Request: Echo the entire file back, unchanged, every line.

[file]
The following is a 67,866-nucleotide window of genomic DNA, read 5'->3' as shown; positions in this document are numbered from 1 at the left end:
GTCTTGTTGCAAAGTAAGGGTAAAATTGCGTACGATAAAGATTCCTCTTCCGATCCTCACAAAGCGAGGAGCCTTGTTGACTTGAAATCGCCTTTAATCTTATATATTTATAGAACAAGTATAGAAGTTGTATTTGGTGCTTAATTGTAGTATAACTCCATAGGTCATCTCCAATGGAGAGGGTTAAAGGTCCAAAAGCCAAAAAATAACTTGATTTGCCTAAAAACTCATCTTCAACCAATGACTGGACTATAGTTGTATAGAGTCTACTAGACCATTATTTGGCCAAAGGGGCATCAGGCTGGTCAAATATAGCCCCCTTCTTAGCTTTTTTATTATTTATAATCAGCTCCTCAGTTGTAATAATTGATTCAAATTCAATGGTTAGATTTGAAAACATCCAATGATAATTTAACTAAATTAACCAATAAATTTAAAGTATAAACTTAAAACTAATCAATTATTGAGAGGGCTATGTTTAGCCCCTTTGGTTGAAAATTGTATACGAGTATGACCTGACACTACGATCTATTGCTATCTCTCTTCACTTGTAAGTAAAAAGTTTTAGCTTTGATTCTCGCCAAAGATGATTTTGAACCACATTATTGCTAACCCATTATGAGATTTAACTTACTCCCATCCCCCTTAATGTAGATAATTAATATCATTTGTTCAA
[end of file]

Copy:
The following is a 67,866-nucleotide window of genomic DNA, read 5'->3' as shown; positions in this document are numbered from 1 at the left end:
GTCTTGTTGCAAAGTAAGGGTAAAATTGCGTACGATAAAGATTCCTCTTCCGATCCTCACAAAGCGAGGAGCCTTGTTGACTTGAAATCGCCTTTAATCTTATATATTTATAGAACAAGTATAGAAGTTGTATTTGGTGCTTAATTGTAGTATAACTCCATAGGTCATCTCCAATGGAGAGGGTTAAAGGTCCAAAAGCCAAAAAATAACTTGATTTGCCTAAAAACTCATCTTCAACCAATGACTGGACTATAGTTGTATAGAGTCTACTAGACCATTATTTGGCCAAAGGGGCATCAGGCTGGTCAAATATAGCCCCCTTCTTAGCTTTTTTATTATTTATAATCAGCTCCTCAGTTGTAATAATTGATTCAAATTCAATGGTTAGATTTGAAAACATCCAATGATAATTTAACTAAATTAACCAATAAATTTAAAGTATAAACTTAAAACTAATCAATTATTGAGAGGGCTATGTTTAGCCCCTTTGGTTGAAAATTGTATACGAGTATGACCTGACACTACGATCTATTGCTATCTCTCTTCACTTGTAAGTAAAAAGTTTTAGCTTTGATTCTCGCCAAAGATGATTTTGAACCACATTATTGCTAACCCATTATGAGATTTAACTTACTCCCATCCCCCTTAATGTAGATAATTAATATCATTTGTTCAA